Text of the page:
Launching Clandestine Absinthe

Clandestine Absinthe is bootleg Absinthe that was distributed within the Black Market during Absinthe prohibition.

Absinthe was prohibited and made outlawed in France, Switzerland and lots of other countries in th early 1900s after becoming a popular liquor since its creation at the turn of the 19th century.

Absinthe ended up being especially favored by the Bohemian art set in the Montmartre part of Paris. Artists and writers including Van Gogh, Gauguin, Oscar Wilde and Ernest Hemingway were all enthusiasts of the Green Fairy, as Absinthe is typically known.

Anti-alcohol campaigners did start to paint a bad picture of Absinthe throughout the late nineteenth century and early twentieth century, blaming it for France’s growing issues with alcoholism and claiming that the compound thujone (from wormwood) was psychoactive and was having psychedelic effects. Many declared that if Absinthe was not banned then France will be a nation of mad, insane people. Absinthe was even blamed for an alcoholic murdering his family despite the fact that he had been drinking other spirits right after the Absinthe. Absinthe was forbidden and prohibition began.

Clandestine Absinthe in Switzerland

During prohibition, there was obviously still a market for Absinthe and in Switzerland bootleg distillers still produced and sold Absinthe. Switzerland was home to Absinthe. It is claimed that Absinthe was developed by a doctor, Pierre Ordinaire, being a tonic for his patients in 1789 in the Swiss town of Couvet in the Val de Travers, the Swiss Jura. Soon enough, Couvet had become the Swiss capital of Absinthe creation and was obviously badly impacted by prohibition. One distiller, Claude-Alain Bugnon, is considered to have went on distilling Absinthe and distilled it by using a recipe of another bootleg distiller Charlotte Vaucher. The Val de Travers was popular for its great bootleg Absinthe.

Absinthe was legalized in many countries in the 1990s but legalisation in Switzerland didn’t happen until 2005. Claude-Alain Bugnon immediately requested for a license to sell Absinthe and was the first distiller to generally be awarded a license for Absinthe creation in Switzerland.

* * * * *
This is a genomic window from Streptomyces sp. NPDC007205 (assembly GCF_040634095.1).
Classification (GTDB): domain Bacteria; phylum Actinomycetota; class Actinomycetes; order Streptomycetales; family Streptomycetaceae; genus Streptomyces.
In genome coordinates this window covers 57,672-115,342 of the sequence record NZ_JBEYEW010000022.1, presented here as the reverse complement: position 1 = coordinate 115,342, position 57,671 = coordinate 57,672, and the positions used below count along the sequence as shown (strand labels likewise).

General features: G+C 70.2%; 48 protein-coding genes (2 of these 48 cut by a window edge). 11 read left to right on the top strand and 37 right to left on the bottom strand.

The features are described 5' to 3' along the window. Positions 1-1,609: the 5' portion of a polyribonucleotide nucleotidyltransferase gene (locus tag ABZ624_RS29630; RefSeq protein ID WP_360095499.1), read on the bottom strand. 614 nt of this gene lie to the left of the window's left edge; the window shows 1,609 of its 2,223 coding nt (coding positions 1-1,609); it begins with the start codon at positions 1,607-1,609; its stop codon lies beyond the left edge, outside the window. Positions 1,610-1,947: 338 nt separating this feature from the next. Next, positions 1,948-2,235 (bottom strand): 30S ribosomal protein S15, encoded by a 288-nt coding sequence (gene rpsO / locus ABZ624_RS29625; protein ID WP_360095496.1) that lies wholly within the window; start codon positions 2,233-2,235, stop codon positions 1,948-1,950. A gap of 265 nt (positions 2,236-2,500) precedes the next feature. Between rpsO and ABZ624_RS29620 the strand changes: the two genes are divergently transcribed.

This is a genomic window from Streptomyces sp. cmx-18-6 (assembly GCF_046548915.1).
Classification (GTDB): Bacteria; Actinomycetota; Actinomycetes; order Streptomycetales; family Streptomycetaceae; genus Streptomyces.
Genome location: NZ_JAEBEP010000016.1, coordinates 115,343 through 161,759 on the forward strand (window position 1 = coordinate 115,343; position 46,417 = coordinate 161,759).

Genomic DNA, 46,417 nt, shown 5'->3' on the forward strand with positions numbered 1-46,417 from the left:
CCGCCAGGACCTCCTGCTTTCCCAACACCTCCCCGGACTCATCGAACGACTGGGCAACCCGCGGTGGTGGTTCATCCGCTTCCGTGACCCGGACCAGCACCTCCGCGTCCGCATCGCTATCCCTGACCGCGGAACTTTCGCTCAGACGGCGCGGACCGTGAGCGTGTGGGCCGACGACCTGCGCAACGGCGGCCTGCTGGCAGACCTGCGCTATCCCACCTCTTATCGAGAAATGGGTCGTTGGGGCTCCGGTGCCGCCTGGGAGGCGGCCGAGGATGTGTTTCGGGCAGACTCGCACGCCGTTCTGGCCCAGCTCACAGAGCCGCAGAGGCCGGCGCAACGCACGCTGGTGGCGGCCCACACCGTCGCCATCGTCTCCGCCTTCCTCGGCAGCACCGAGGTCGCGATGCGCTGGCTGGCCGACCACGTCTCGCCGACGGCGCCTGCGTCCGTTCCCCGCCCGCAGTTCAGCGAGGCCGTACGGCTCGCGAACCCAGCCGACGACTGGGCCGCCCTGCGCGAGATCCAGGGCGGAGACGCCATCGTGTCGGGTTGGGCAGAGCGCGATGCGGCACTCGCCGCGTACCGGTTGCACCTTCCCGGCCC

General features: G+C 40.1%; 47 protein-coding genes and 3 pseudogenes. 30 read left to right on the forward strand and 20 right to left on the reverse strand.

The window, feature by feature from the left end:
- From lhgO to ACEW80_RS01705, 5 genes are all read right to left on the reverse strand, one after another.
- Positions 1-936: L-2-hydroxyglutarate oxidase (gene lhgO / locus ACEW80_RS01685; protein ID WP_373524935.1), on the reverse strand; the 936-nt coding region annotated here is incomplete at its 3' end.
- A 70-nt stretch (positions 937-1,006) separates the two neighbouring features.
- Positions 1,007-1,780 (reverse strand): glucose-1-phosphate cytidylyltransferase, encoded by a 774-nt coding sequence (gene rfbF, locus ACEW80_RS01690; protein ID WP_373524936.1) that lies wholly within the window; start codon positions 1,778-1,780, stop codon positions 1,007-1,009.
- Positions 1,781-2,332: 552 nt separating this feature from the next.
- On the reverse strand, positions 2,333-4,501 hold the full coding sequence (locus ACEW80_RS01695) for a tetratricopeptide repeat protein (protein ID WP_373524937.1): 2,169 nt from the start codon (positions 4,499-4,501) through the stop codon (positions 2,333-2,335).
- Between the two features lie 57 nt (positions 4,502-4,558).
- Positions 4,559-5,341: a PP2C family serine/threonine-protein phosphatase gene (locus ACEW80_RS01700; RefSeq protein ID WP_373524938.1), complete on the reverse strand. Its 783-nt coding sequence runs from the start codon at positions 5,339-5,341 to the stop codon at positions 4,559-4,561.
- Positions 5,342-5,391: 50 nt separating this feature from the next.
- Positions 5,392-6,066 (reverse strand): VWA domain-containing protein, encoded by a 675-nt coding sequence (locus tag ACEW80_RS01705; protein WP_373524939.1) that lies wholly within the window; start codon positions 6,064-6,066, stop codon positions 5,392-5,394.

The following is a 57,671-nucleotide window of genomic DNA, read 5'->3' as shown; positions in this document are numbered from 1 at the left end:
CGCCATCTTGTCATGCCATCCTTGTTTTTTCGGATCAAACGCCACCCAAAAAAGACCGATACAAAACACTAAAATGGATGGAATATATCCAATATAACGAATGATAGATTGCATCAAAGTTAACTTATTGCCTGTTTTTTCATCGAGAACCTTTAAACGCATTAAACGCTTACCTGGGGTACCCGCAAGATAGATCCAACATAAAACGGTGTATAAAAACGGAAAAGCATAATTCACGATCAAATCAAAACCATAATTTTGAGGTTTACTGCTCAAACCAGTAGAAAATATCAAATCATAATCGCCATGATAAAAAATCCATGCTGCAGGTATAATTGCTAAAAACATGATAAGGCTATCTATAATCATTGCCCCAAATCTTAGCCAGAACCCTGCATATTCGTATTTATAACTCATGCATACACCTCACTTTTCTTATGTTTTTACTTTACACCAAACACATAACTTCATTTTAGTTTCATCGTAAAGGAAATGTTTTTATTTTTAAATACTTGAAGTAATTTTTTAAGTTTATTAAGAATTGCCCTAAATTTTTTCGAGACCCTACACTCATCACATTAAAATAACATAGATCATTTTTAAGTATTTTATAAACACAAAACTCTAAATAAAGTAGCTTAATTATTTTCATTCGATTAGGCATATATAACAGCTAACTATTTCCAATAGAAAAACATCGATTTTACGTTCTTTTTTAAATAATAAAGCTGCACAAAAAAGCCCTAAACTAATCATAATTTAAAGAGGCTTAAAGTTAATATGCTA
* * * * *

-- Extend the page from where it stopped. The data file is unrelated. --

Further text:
Claude-Alain Bugnon’s firm, Artemisia-Bugnon distilleries now produce various sorts of Absinthe:-
– The well-known La Clandestine Originale – This Absinthe is an award winning premium La Bleue, 53% ABV (alcohol by volume). It’s a clear Absinthe within a blue bottle and several people say that it took its name from the blue reflections noticed if the Absinthe louches.
– La Capricieuse – This Absinthe was created to fulfill the flavors for pre-prohibition stronger Absinthe and it has an ABV of 72%.
– Recette Marianne – This Absinthe was developed to be distributed to the French market that has strict Fenchone rules and doesn’t allow bottles labeled Absinthe to be distributed. Fenchone is the essential oil of fennel and is also thought to be psychoactive. This liquor is 55% ABV and won the prestigious Golden Spoon Award in 2005, 2006 and 2007.
– La Clandestine Originale Alcool du Vin – A distillation of La Clandestine Originale having a wine base.
– Angelique Verte Suisse – Produced for those who want their Absinthe to be a little more bitter and to possess the traditional green color. The beautiful label on this bottle is just like antique labels depicting the Green Fairy.

The Artemisia-Bugnon utilizes herbs grown in your community like grande and petite Artemisia Absinthium (wormwood), hyssop and lemon balm to flavor its anise flavoured liquor. No artificial colors or additives are utilized and several discuss about the Absinthes using a “bouquet” of Alpine meadows, of honey and flowers.

The Clandestine Absinthe of the Artemisia-Bugnon distillery is available to buy on their web store but if you would like to try your hand at creating your personal Absinthe comprising wormwood then you can certainly utilize the essences from AbsintheKit.com to make your individual premium Absinthe.